In two recent cases, the English High Court has been asked to determine the scope of disclosure (known as discovery in the United States) to which a Claimant alleging fraud may be entitled.

The first case, PSJC Commercial Bank Privatbank v Igor Valeryevich Kolomoisky and others [2018] EWHC 482 (Ch), concerned the disclosure obligations of a number of Defendants pursuant to a worldwide freezing injunction. As is usual, in addition to its primary function of prohibiting the disposal of assets, the freezing injunction required the Defendants to disclose information regarding the “value, location and details” of assets. The Court interpreted “value, location and details” as encompassing information regarding the nature and extent of the assets, including the nature and extent of the Defendants’ interest in those assets. The Court was prepared to order disclosure to the extent that it would assist the Claimant in understanding what further measures were necessary to secure the assets in question and thereby police the freezing injunction. 

In the second case, Benherst Finance Ltd and another v Jofa Ltd and others (unreported), the Claimants sought a disclosure order against third-party Respondents whom it was alleged had facilitated, or otherwise become involved in, a fraud perpetrated against the Claimants. The Claimants believed that the Respondents held documents which could evidence and further explain the fraud. The Court considered whether there was an arguable case of wrongdoing and whether disclosure of the documents was necessary (taking into account the potentially oppressive nature of a disclosure order against a third party) and held in the affirmative on both questions. It was also necessary, proportionate and in the interests of justice to grant the order sought. 


Accurate, up-to-date and detailed information is essential to the success of any claim which advances allegations of fraud. The Courts require those alleging dishonesty to meet a high evidential threshold, which means that a comprehensive understanding of the facts is of singular importance. Furthermore, the ability of the Claimant to identify, secure and preserve assets for the purpose of any future enforcement proceedings will often depend upon the Claimant being able to obtain information from the perpetrators of the fraud and/or from third parties who (inadvertently or otherwise) have become involved in the wrongdoing.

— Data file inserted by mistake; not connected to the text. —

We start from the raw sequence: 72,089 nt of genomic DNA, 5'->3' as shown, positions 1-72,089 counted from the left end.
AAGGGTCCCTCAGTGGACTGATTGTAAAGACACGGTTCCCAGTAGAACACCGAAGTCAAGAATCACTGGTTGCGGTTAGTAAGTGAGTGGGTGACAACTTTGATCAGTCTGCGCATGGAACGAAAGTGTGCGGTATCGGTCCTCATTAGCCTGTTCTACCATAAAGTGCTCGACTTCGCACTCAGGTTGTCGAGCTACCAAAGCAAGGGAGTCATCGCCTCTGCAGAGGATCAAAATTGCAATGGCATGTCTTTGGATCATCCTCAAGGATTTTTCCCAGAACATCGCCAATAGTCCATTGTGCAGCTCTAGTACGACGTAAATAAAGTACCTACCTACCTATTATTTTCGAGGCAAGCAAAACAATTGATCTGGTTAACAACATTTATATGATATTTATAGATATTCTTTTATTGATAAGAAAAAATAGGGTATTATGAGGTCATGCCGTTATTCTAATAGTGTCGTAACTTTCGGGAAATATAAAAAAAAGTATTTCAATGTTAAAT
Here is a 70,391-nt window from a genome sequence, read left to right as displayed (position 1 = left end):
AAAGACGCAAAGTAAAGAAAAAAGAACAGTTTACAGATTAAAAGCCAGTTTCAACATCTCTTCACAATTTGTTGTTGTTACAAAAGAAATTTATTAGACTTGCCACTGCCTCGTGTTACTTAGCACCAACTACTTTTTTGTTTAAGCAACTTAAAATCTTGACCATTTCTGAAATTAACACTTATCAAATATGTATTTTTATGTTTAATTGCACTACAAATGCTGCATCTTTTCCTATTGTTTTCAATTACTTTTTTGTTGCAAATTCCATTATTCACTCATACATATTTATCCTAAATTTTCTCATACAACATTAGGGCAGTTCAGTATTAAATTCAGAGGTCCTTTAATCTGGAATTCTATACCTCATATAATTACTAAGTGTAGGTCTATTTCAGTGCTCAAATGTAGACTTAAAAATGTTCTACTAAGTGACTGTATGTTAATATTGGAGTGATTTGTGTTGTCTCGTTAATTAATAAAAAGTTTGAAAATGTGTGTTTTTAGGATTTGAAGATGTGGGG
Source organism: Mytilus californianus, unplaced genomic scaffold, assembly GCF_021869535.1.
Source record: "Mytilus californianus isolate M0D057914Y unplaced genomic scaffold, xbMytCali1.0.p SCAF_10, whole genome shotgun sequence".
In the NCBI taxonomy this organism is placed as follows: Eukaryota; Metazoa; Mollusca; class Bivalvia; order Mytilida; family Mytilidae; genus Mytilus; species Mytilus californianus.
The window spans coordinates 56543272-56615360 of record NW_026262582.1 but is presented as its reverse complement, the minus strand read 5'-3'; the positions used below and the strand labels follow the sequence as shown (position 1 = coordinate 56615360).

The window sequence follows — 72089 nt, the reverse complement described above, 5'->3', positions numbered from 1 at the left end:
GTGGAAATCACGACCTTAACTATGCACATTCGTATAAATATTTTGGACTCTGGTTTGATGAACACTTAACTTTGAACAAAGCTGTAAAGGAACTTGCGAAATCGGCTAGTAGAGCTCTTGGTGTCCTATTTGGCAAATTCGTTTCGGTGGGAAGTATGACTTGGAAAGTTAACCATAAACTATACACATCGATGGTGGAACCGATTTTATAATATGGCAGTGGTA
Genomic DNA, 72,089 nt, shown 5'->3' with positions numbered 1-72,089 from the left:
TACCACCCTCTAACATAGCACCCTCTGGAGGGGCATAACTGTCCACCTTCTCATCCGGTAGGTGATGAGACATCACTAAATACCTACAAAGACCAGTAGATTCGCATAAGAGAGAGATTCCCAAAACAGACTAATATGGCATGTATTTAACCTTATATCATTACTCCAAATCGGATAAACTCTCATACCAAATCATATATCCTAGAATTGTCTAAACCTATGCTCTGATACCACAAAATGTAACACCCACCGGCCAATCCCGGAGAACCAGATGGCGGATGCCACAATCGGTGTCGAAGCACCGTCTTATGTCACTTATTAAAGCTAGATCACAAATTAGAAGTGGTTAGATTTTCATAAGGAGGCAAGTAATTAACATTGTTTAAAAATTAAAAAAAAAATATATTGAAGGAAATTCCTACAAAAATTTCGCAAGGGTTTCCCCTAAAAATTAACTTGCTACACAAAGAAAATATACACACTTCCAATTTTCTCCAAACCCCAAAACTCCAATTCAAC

These recent decisions illustrate the considerable powers available to the English Courts to order disclosure of documents and information as an interlocutory measure in fraud cases, and serve as examples of the circumstances in which those powers will be exercised.

Although the Court in PSJC Commercial Bank Privatbank did not order the Defendants to provide the totality of the disclosure sought by the Claimant, the case exemplifies the pragmatic approach which the Courts will apply in appropriate cases. Here, the Court was willing to interpret the disclosure provisions of a freezing injunction purposefully, so as to help ensure that the injunction achieved its intended effect. At the same time, the Court was careful to limit the scope of its order to include only the information which the Claimant required in order to police the injunction. 

Benherst Finance Ltd involved the exercise of a different power by the Court. Here, the disclosure order was made not against the Defendants to the fraud claim, but against third parties (including a bank) that were alleged to have been involved, or inadvertently caught up, in the fraud. The Court’s jurisdiction to order third parties to give disclosure in aid of separate proceedings was established by the House of Lords in Norwich Pharmacal Co v Customs and Excise Commissioners [1974] UKHL 6. In that case, disclosure was sought in order to identify the wrongdoer (and therefore the prospective Defendant), but the jurisdiction has since developed so that it may now be engaged for a range of purposes, including to obtain further information for the purpose of pleading a claim, in support of asset tracing and the preparation of proprietary claims, and the enforcement of judgments.